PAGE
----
Also, there are situations that you might run into that you don’t think about – what if a guy has a really hairy chest and the pads aren’t adhering right (the packs come with a disposable razor, gotta shave him)? Can they go over bras (sort of, push the straps out of the way, put the other pad lower on the ribcage – clear of the underwire)? What if someone has a pacemaker (use the AED anyway – if the person has no pulse, the pacemaker is broken so the AED shock won’t hurt)?

CPR/AED – Not Just for Strangers Anymore

I heard in one of my trainings (though I can’t find the statistics to back it up) that people perform CPR on others they know more often that the “stranger/bystander” CPR – likely because people often go into cardiac arrest when they are in familiar places (dining with friends, at a family member’s home, at work, in the gym, etc.). Take Tim Russert – he passed out surrounded by colleagues who loved and respected him, but could not save him through CPR alone.

So I encourage you to find a local chapter of the American Red Cross or the American Heart Association and sign up for CPR/AED class. Take a group of friends and make an afternoon of it.

So, I spent half the day today talking about dancing on bars — seriously. All in the name of Torts! The practice exam that we were working through was about a girl who entered a “Shake It Like Shakira” contest, sponsored by a tequila company and hosted by a local bar. Sorry to say, our ill-fated client slipped on the wet bar in her Barbie-heels and ended up (A) tearing a ligament in her knee, (B) getting a staph infection while in the hospital, and (C) losing her job because she was out for 6 weeks. Poor Barbie.

While we were working through it, all I could think of was “those were the days!” My study partner, Desiree, could talk about nothing but the great time she had in Mexico riding a mechanical bull in a dirt bar in Puerto Penasco. And my other study partner, Aaron, couldn’t figure out what to make of these two wild women he was stuck with in the very small study room reliving their glory days. Poor Aaron.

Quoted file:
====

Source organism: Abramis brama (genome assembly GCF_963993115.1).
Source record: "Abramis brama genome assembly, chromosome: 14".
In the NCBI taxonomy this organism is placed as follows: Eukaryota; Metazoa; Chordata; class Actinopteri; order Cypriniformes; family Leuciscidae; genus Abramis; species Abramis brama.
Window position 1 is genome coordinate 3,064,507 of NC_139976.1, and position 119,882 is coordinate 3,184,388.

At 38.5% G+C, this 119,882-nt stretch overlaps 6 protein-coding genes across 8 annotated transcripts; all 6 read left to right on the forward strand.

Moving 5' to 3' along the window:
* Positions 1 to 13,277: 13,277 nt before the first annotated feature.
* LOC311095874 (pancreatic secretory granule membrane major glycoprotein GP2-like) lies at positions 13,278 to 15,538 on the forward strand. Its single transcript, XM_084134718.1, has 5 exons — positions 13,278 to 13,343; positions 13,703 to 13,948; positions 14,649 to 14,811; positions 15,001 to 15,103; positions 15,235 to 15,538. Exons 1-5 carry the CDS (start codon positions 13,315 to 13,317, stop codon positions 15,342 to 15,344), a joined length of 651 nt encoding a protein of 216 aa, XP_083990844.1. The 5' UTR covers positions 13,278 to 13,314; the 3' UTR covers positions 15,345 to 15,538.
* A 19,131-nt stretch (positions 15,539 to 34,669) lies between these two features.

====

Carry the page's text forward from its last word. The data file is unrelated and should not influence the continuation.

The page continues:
Au Revoir, Julie!

Julie Ranger (read: Zhulie Hon-zhay) is leaving on Monday. My Quebecois carpool partner will be missed. She drives like crap, which is ironic since she was pulled over on 599 for speeding (I started laughing when she called me and told me this. In a million years, I would never accuse Julie of speeding), but her cute French accent – through her many tears – convinced the sheriff that perhaps she could be forgiven her transgressions. She got off with a warning. To which Brent confirms his suspicion that all girls can get out of speeding tickets if they could just cry on command – a subtle art I have yet to master.

Anyway, my “Montrealean” friend will go home on Monday, and I will miss her. She is smart, sassy, strong, and self-assured. If I were gay, I’d totally have a girl-crush. What am I saying? I’m NOT gay, and I TOTALLY have a girl-crush! Seriously, though. People come in and out of your life for a reason, and I am glad she came into mine. Through the eyes of this French-Canadian, I have been able to see my own country in a completely different light, especially in the realms of racism, civil rights, and immigration, and I have a newfound appreciation for the space America occupies in the world. And guess what? It’s not all about us! Go figure…